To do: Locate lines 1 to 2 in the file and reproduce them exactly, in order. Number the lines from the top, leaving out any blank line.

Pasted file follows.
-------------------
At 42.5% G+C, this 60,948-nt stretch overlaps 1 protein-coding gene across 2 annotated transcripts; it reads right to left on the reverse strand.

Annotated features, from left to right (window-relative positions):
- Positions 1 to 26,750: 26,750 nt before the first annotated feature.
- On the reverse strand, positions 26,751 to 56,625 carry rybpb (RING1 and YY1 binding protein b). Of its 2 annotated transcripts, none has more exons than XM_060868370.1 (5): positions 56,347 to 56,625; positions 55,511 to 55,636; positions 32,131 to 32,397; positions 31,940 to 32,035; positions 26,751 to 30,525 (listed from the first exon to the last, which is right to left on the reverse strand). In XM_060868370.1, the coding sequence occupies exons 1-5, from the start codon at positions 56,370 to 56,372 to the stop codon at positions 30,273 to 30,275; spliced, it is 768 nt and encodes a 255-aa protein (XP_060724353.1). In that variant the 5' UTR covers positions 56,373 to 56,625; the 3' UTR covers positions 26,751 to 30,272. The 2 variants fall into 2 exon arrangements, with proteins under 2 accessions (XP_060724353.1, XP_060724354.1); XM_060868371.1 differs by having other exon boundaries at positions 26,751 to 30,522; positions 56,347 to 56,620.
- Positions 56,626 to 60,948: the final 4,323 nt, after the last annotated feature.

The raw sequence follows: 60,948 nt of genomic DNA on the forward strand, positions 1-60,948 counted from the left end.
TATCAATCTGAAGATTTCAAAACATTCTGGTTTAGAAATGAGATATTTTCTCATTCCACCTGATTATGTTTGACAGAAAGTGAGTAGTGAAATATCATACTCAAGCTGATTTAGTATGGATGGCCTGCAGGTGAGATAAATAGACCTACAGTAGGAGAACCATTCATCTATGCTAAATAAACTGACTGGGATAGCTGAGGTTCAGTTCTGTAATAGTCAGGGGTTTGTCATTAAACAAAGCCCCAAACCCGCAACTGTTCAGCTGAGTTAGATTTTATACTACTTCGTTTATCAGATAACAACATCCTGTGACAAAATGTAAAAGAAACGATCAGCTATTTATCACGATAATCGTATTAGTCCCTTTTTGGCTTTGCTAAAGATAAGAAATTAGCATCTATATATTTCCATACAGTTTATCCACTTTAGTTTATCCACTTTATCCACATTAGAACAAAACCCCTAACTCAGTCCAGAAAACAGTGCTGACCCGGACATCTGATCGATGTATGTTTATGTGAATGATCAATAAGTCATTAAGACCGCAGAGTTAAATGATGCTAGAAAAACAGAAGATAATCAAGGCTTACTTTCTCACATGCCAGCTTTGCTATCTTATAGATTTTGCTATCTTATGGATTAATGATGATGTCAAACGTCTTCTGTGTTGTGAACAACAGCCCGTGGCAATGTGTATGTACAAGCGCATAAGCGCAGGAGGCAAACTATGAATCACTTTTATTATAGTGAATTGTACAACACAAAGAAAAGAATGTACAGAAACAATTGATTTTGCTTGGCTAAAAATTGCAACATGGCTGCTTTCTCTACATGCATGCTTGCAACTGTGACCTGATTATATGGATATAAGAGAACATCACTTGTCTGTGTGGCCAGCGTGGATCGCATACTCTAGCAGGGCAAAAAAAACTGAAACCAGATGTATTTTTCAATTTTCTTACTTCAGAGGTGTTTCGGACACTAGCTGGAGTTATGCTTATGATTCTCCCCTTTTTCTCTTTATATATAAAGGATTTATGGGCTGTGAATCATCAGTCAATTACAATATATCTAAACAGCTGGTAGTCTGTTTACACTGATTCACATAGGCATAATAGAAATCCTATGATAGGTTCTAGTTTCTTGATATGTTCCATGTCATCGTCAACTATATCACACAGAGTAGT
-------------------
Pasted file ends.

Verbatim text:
At 42.5% G+C, this 60,948-nt stretch overlaps 1 protein-coding gene across 2 annotated transcripts; it reads right to left on the reverse strand.

Annotated features, from left to right (window-relative positions):